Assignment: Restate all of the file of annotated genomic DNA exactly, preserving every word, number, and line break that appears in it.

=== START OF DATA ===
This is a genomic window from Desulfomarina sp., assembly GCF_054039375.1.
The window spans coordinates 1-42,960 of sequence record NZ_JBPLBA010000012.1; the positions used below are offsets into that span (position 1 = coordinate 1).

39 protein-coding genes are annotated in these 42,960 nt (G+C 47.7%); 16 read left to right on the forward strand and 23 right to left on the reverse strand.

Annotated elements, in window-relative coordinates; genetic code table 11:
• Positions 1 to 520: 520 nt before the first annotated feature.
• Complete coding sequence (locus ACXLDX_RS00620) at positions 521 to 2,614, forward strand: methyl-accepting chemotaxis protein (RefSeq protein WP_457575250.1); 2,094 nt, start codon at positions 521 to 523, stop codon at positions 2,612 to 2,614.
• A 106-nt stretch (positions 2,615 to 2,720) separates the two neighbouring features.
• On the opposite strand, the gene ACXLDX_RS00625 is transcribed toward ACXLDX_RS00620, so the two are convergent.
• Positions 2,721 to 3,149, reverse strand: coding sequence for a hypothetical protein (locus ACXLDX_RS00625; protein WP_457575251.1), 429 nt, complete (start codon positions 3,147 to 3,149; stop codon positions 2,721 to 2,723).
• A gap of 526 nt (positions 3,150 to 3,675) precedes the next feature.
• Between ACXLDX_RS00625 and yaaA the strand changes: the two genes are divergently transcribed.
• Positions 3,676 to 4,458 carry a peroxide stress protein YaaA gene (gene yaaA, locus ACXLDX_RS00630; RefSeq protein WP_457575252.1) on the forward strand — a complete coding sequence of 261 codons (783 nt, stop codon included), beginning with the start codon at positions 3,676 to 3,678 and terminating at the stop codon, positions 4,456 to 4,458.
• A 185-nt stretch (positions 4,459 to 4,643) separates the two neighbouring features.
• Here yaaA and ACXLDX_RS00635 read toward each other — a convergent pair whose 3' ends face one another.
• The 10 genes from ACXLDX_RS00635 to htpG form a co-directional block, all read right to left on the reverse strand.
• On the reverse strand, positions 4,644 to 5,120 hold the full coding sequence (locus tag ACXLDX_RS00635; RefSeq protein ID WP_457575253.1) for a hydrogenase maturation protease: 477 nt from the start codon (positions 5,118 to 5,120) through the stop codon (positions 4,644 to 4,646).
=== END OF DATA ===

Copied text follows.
This is a genomic window from Desulfomarina sp., assembly GCF_054039375.1.
The window spans coordinates 1-42,960 of sequence record NZ_JBPLBA010000012.1; the positions used below are offsets into that span (position 1 = coordinate 1).

39 protein-coding genes are annotated in these 42,960 nt (G+C 47.7%); 16 read left to right on the forward strand and 23 right to left on the reverse strand.

Annotated elements, in window-relative coordinates; genetic code table 11:
• Positions 1 to 520: 520 nt before the first annotated feature.
• Complete coding sequence (locus ACXLDX_RS00620) at positions 521 to 2,614, forward strand: methyl-accepting chemotaxis protein (RefSeq protein WP_457575250.1); 2,094 nt, start codon at positions 521 to 523, stop codon at positions 2,612 to 2,614.
• A 106-nt stretch (positions 2,615 to 2,720) separates the two neighbouring features.
• On the opposite strand, the gene ACXLDX_RS00625 is transcribed toward ACXLDX_RS00620, so the two are convergent.
• Positions 2,721 to 3,149, reverse strand: coding sequence for a hypothetical protein (locus ACXLDX_RS00625; protein WP_457575251.1), 429 nt, complete (start codon positions 3,147 to 3,149; stop codon positions 2,721 to 2,723).
• A gap of 526 nt (positions 3,150 to 3,675) precedes the next feature.
• Between ACXLDX_RS00625 and yaaA the strand changes: the two genes are divergently transcribed.
• Positions 3,676 to 4,458 carry a peroxide stress protein YaaA gene (gene yaaA, locus ACXLDX_RS00630; RefSeq protein WP_457575252.1) on the forward strand — a complete coding sequence of 261 codons (783 nt, stop codon included), beginning with the start codon at positions 3,676 to 3,678 and terminating at the stop codon, positions 4,456 to 4,458.
• A 185-nt stretch (positions 4,459 to 4,643) separates the two neighbouring features.
• Here yaaA and ACXLDX_RS00635 read toward each other — a convergent pair whose 3' ends face one another.
• The 10 genes from ACXLDX_RS00635 to htpG form a co-directional block, all read right to left on the reverse strand.
• On the reverse strand, positions 4,644 to 5,120 hold the full coding sequence (locus tag ACXLDX_RS00635; RefSeq protein ID WP_457575253.1) for a hydrogenase maturation protease: 477 nt from the start codon (positions 5,118 to 5,120) through the stop codon (positions 4,644 to 4,646).